Launch reception is designed to provide an opportunity to meet with fellow network members and supporters, as well as NHS senior managers, who have volunteered to act as mentors to women clinical leaders. The goal is to build a vibrant and supportive network of leaders who can draw inspiration, encouragement and strength from others who are stepping up to the commissioning leadership challenge.
Hospitals Failing To Report C Difficile Deaths
Hospital cases of Clostridium difficile may be going unreported because of the threat of government fines, it is claimed.
Health Protection Agency figures indicated 24,751 cases of the ‘superbug’ in 2010/11 and 2,704 deaths. The figures were down significantly on the mid-2000s, when the bacteria was claiming 4,000 lives a year, but a survey of 101 medical experts found that more than half believed the true number of deaths now is higher.
Go Private For Bowel Cancer Tests
Patients should pay for bowel cancer tests, a government adviser has said, after research suggested that half of health authorities were failing to provide the screening quickly enough, despite millions of pounds of extra funding.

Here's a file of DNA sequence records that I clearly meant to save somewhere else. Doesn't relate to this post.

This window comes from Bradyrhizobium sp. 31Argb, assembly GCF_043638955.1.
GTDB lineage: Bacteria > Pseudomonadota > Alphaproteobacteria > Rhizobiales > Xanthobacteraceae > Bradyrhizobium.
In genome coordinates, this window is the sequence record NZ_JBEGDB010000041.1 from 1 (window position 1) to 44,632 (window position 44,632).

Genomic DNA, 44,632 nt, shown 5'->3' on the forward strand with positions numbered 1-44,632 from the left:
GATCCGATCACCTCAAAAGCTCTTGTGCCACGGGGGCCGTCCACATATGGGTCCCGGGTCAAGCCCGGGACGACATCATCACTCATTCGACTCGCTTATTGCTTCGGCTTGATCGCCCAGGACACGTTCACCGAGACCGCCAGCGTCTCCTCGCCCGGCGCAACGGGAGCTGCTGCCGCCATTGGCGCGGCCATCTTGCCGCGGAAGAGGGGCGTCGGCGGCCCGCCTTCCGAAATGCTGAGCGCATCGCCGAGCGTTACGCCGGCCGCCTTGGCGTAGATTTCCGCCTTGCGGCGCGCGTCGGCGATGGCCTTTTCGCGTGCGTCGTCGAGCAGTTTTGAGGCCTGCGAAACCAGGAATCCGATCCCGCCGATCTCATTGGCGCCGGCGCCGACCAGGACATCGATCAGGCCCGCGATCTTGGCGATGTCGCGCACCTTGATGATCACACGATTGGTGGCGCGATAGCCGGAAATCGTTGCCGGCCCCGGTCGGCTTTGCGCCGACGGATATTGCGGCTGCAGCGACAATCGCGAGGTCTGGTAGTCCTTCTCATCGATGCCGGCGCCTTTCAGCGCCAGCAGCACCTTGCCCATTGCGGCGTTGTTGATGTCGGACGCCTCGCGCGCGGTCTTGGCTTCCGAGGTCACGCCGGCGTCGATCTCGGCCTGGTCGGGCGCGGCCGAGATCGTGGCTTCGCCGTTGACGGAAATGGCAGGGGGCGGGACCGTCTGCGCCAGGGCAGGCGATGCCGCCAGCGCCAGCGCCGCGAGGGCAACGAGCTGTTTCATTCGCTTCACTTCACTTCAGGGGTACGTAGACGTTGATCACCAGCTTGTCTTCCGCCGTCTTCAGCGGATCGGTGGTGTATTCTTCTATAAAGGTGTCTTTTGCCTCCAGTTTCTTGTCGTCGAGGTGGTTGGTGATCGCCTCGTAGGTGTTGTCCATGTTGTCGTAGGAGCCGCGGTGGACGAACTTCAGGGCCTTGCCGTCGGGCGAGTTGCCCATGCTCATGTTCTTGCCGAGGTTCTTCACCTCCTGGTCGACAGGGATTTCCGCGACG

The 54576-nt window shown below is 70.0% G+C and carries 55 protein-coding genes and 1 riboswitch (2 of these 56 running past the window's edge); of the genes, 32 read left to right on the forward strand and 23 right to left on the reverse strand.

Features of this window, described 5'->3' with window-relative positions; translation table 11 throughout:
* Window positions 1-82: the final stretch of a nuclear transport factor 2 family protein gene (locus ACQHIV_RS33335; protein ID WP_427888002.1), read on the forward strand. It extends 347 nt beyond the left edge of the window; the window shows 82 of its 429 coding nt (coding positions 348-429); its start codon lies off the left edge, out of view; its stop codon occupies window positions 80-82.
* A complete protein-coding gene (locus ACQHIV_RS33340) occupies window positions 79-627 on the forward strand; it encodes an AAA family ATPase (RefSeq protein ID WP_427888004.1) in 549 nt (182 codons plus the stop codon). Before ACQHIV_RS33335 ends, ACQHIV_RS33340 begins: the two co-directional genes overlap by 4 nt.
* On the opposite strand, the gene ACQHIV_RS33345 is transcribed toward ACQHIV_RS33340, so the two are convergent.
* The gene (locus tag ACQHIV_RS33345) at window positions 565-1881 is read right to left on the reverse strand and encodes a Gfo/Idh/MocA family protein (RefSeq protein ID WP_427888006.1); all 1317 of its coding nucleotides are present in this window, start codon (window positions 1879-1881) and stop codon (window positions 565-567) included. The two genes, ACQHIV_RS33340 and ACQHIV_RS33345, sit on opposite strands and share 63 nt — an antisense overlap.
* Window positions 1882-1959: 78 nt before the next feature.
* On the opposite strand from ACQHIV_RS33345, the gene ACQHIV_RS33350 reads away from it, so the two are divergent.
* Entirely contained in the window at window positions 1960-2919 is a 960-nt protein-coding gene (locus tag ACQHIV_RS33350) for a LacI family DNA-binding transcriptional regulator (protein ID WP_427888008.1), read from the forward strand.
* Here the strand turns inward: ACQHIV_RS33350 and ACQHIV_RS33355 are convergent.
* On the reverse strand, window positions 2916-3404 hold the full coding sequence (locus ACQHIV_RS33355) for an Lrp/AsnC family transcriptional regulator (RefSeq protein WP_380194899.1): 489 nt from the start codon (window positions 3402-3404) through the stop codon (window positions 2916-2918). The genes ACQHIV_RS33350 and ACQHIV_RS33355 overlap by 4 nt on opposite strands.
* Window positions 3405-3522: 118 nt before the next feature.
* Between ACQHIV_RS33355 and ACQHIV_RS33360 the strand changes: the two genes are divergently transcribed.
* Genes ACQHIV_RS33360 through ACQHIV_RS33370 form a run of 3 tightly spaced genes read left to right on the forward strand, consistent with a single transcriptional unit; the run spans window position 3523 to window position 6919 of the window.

One A Day Pill Offers New Hope On Strokes
The first one-a-day pill for NHS patients with an irregular heartbeat has been given the green light.
Rivaroxaban works as well as warfarin, a treatment based on rat poison, which has been used since the 1950s, and has fewer side effects.
Leading doctors claim up to 900,000 patients with atrial fibrillation could be eligible for rivaroxaban, which is expected to trigger a shake-up in stroke prevention services.
Diabetes Care Failing Cost 24,000 Lives A Year
A huge variation in standards of care for diabetes patients is costing thousands of lives and wasting millions of pounds a year, according to the government’s spending watchdog.
Around 24,000 people die from avoidable diabetes complications in England every year, a report by the National Audit Office find.
It is estimated that diabetes costs the NHS in England £3.9bn in 2009/10 – three times the official figure.
Reforms Risk Running Out Of GPs